Jared Kushner arrives at an event

Newsweek Has the Absolute Nerve to Compare Jared Kushner to Bobby Kennedy

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In a sprawling, fawning new profileNewsweek spent about 5,000 words to try to make Jared Kushner look like a swell guy. I’m gonna go out on a limb and say it was not successful.

Here are just a handful of the wild things that came up while detailing what was supposed to be read as Kushner’s wide-raging accomplishments:

Kushner defends the Saudi Arabian crown prince Mohammed bin Salman despite his alleged role in the murder of Washington Post columnist Jamal Khashoggi. Kushner implies that Khashoggi’s death is just one of a number of “missteps” MBS has made.

His Middle East peace plan was a total failure (despite having read 25 whole books to prepare) but hey, at least “the president’s political base is thrilled with how we’ve handled this so far.”

The reporter, Bill Powell, writes off the indignation Kushner saw when he was appointed to work full-time on the COVID-19 task force as “standard jealousy.”

Kushner points out that Kirstjen Nielsen failed in getting Donald Trump’s goddamn wall built but by the end of the year, they’re looking to have erected 450 miles, because Kushner, who has no actual principles but enjoys seeing results, is genuinely proud to be more effective on immigration that the woman who spearheaded the kids-in-cages program.

But the weirdest part of the whole profile is when Powell makes a comparison between Jared Kushner and Robert Kennedy.

Powell’s comparison, which he writes is “not a stretch”–a defensive declaration that only serves to highlight what an incredible stretch that statement is–is based primarily on him being an “influential presidential relative.”

Here’s what Powell has to say:

When the history of Donald Trump’s tumultuous time in the White House is written—and that may be sooner than later—it will show one thing for certain: His most influential adviser, by far, was Jared Kushner. Now 39, Kushner has been a de facto chief of staff, influencing the hiring and firing senior White House aides; an important architect of Trump’s foreign policy, including the map of the Mideast and the renegotiation of the North American Free Trade Agreement; he became a key member of the coronavirus task force; the prime force behind initiatives like criminal justice reform; and now, increasingly, a critical adviser to a struggling re-election campaign. He is, in fact, the most influential presidential relative—first ladies aside—since Robert F. Kennedy served as attorney general for his brother, President John F. Kennedy.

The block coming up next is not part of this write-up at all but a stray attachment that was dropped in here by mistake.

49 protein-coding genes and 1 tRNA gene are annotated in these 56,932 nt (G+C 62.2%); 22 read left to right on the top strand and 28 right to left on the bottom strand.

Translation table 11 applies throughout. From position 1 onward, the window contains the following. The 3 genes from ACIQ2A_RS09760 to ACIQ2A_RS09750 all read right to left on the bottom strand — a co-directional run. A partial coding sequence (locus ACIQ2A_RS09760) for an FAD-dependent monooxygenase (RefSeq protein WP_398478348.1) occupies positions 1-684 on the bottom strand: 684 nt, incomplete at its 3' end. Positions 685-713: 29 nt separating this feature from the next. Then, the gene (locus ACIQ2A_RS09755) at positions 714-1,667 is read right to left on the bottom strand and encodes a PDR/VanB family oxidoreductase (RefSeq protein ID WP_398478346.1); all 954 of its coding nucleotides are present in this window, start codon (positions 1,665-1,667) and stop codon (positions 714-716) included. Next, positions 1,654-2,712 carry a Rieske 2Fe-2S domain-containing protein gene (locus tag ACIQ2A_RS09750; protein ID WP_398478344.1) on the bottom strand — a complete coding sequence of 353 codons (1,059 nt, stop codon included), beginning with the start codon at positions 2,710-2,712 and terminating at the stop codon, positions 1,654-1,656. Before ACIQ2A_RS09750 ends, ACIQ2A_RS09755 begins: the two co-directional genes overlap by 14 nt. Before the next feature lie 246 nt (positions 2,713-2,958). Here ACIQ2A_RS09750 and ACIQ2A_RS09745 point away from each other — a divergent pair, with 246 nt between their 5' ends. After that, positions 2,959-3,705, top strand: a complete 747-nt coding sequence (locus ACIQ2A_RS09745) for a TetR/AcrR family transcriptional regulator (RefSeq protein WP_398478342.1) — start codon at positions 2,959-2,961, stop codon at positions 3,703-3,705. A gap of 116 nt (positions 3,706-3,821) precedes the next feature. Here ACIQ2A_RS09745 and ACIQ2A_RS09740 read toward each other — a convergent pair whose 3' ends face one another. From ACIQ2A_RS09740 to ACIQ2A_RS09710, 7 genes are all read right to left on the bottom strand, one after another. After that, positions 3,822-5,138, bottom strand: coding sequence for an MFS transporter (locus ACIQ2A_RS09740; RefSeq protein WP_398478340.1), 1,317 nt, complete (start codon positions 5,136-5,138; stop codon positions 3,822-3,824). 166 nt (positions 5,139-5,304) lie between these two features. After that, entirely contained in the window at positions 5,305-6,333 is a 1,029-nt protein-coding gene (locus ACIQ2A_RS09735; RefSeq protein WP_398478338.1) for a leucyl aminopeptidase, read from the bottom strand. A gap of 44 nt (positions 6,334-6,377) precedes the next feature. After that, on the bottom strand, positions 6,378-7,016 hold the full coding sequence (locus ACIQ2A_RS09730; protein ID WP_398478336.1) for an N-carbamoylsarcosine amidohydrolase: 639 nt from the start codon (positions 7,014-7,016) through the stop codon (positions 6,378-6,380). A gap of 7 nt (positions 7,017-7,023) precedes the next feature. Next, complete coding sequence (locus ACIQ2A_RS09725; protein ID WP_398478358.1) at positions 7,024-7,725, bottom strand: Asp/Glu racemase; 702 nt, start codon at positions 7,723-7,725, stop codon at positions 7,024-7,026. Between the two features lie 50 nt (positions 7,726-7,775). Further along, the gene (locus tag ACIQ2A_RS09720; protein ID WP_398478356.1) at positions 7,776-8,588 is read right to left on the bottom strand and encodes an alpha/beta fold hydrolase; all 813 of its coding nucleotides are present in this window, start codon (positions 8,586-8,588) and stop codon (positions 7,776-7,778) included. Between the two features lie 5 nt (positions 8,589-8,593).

Powell also says that both men were/are “portrayed by much of the press as an entitled rich guy who lacks the proper experience for the job he’s been given, who got to where he is only because of nepotism” and at least he notes that “Kushner differs far more from Trump than the intense RFK did from his elder brother, known more for his cool reserve,” which is a hell of an understatement in terms of Trump’s temperament.

But this comparison is not just ludicrous, it’s totally insulting.

Kennedy was a progressive icon running for President on a platform of hope and civil rights when he was assassinated. Jared Kushner is … Jared Kushner.

Kennedy’s death came just two months after that of Martin Luther King, Jr. in 1968, which was, as CNN wrote in a recent profile of RFK’s legacy, “a year marked by angry demonstrations, political violence, and a degree of polarization that foreshadowed the stark divisions of our own time.” Jared Kushner is aiding Trump in increasing those divisions, quashing civil liberties, and attacking protesters.

Jared Kushner doesn’t deserve to be even superficially compared to Bobby Kennedy.

(via Newsweek, image: Anna Moneymaker-Pool/Getty Images)
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Vivian Kane
Vivian Kane (she/her) is the Senior News Editor at The Mary Sue, where she's been writing about politics and entertainment (and all the ways in which the two overlap) since the dark days of late 2016. Born in San Francisco and radicalized in Los Angeles, she now lives in Kansas City, Missouri, where she gets to put her MFA to use covering the local theatre scene. She is the co-owner of The Pitch, Kansas City’s alt news and culture magazine, alongside her husband, Brock Wilbur, with whom she also shares many cats.